News from – Theo Bikel Brings SHOLOM ALEICHEM Off-Broadway

Here’s the first in what certaintly will be a passel of features soon to come about our production of SHOLOL ALEICHEM: LAUGHTER THROUGH TEARS moving to New York in the fall.

Tony Nominee Bikel Will Bring Aleichem “to Life” in NYC This Fall
By Kenneth Jones
August 6, 2009

Two-time Tony Award nominee Theodore Bikel’s music-kissed new one-man show, Sholom Aleichem: Laughter Through Tears, a biographical look at the Yiddish writer’s life, will get its New York City premiere Nov. 8-Dec. 13 at the Folksbiene Theater’s home at the Baruch Performing Arts Center.

Aleichem’s stories introduced the world to Tevye the Milkman and inspired the landmark Broadway musical, Fiddler on the Roof. Bikel play ed Tevye more than 2,000 performances onstage. As playwright and star, Bikel will bring back to life one of literature’s most beloved authors and many of the characters he created. “He tells their stories… he sings their songs… he magically melds times long gone with matters that tug at our heartstrings even today,” according to Folksbiene. “Singing in English and Yiddish, Bikel captivates his audience with an enchanting trove of music from Eastern Europe played live onstage by world-renowned musical director Tamara Brooks and acclaimed accordionist Merima Kljuco.”
Laughter Through Tears played Washington, DC’s Theater J in late 2008, followed by an engagement in Florida.

To read more, click here.


Catching Up – The Momentous Week That Was

Could there have been a better four day sweep than January 17-20, 2009? Not in our recent professional lifetime. What went right for America? Everything. And the same for Theater J and the playwriting career of one artistic director. Which just goes to prove: When it’s “all good,” yes, it’s really all good. Sold out final shows of SHOLOM ALEICHEM: LAUGHTER THROUGH TEARS at Theater J while we packed ’em in all weekend-long over at Studio Theatre with DAI. How wonderful to be sold out in both places! To be well-staffed, well-attended, well-appreciated. Washington was abuzz with concerts, torrents of tourists, and theater-going was alive and well at Theater J and in our kindred companies around town.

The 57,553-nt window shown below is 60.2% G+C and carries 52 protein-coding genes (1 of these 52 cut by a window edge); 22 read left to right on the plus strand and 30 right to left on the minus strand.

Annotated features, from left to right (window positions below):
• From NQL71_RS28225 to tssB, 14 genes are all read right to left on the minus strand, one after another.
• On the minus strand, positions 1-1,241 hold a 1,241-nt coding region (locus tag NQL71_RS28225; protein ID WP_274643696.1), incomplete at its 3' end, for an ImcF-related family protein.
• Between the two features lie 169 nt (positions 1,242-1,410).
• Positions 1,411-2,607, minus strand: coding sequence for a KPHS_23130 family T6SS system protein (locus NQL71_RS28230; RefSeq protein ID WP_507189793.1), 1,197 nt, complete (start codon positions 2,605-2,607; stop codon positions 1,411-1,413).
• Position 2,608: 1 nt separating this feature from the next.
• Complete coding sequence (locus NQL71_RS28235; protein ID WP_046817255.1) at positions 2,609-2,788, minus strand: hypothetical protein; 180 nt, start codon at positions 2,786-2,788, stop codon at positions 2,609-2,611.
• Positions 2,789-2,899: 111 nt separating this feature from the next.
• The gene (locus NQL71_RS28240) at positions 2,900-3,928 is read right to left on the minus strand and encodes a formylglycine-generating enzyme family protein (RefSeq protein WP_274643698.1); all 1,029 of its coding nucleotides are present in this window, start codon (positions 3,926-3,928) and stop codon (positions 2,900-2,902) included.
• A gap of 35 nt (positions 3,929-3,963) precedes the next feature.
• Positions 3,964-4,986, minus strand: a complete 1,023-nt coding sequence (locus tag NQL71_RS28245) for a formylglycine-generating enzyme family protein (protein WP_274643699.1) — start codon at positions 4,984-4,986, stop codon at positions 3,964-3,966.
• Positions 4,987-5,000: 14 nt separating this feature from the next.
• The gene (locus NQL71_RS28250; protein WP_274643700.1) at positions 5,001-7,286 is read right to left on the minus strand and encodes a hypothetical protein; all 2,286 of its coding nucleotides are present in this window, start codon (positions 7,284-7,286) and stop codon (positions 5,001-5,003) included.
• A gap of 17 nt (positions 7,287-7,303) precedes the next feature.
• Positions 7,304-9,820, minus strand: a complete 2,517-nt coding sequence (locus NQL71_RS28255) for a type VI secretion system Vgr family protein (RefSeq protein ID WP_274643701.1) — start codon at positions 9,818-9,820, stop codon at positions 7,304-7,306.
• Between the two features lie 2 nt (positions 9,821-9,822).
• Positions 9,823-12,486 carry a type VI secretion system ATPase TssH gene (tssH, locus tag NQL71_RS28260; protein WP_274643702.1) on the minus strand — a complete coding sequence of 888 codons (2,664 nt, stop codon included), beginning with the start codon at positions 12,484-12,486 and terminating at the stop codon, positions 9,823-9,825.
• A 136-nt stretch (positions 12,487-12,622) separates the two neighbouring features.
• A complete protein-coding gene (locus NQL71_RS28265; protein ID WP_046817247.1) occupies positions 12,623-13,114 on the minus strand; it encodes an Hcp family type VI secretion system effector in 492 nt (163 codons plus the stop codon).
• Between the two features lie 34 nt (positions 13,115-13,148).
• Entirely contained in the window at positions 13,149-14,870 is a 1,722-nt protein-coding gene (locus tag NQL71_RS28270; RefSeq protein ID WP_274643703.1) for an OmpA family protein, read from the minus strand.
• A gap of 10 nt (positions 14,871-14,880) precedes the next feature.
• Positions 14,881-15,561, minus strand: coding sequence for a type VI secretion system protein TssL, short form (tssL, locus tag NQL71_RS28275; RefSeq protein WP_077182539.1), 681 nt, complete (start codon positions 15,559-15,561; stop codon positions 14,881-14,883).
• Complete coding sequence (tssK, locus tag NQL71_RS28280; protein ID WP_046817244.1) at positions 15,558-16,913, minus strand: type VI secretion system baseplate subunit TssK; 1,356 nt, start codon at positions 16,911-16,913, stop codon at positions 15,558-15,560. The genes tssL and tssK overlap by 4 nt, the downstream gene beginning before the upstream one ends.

Today’s mention in Marc Fisher’s column in the Washington Post really says it all. President Obama and family have moved from the South Side of Chicago to a really great second home in a bustling town and coming to the theater would be a very cool thing for him to do. Everyone wants him. Every theater company’s going after him. But only one theater in town has a history of doing plays set on the South Side of Chicago and is running to keep up with the headlines–and get underneath them as well. We expect Rham and the gang for opening of THE ACCIDENT, no problem.

Speaking of celebrity sightings, here’s what my facebook profile status line read on late Tuesday night: “Ari is back from the Peace Ball at the Old Post Office, hosted by Harry Belafonte and Andy Shallal, with Joan Baez, Alice Walker, Holly Near, Michael Franti & more.” It was fab! Tons of dancing! And we were almost rolled over by the presidential motorcade. Enough said.

Finally, BORN GUILTY and THE WOLF IN PETER at Epic Theatre Ensemble in the studio space at Manhattan Theatre Club. In short: the most professionally rewarding day of readings in my life. Wonderful cast. Great talk-back. A thrill to have so many great people in both crowds (over 90 at each reading). Naturally, I’ve run out of time to talk in detail about all that matters most personally — kinda crazy the way this happens (!) — late for a meeting — but there will be time to catch up all the more. Have a following up phone meeting with the folks at Epic later today. More to recount, to report, to reflect on and look forward to next steps. Until then, the next great work continues, for all of us…

Believe It Or Not (2008) – It Was a Very Good Year (Our Best)

If we had time today to reflect instead of crazy prep for two shows tonight — the 7:30 sold out performance of SHOLOM ALEICHEM: LAUGHTER THROUGH TEARS (our 12th sold out show out of 13 performances thus far), followed by the 10 PM New Years Eve concert of Serendipity 4 (Theo Bikel’s quartet comprised of the equally estimable Tamara Brooks, Merima Kljuco, and Shura Lipovsky) –we’d be perusing through this year’s blog entries–not to mention box office night end reports–to recount Theater J’s most popular and financially successful season ever. Sounds strange, doesn’t it? In the midst of this economic turmoil and all our nation’s–not to mention Jewish community’s–financial instability, Theater J offerings were never more boisterously attended, nor more remunerative. Dare we review?

SHLEMIEL THE FIRST: A musical derided by Mr. Marks as “Jewish Hee-Haw” eclipsed projections, built an enthusiastic following, divided our regulars, and made us smile every single night as audiences lingered for the klezmir jam session between the fabulous trio of top-flight musicians.

JUDY GOLD in 25 QUESTIONS… Swore like a sailor. At all of us in the office. All the time. And occasionally on stage. And we loved her all the same. And she brought box office gold too. And tons of mothers and daughters and grand daughters. She’s got a new show that just opened in Boston. She says I’m an anti-Semite if I don’t book her tomorrow. I might have too.

THE PRICE: The Proskys broke all box office records during their historic run–until Sandra Bernhard broke those (in her differently historic run). Until Bikel smashed hers. It’s been that kind of season. But Bob Prosky was irreplaceable. And his performance as Solomon, unforgettable.

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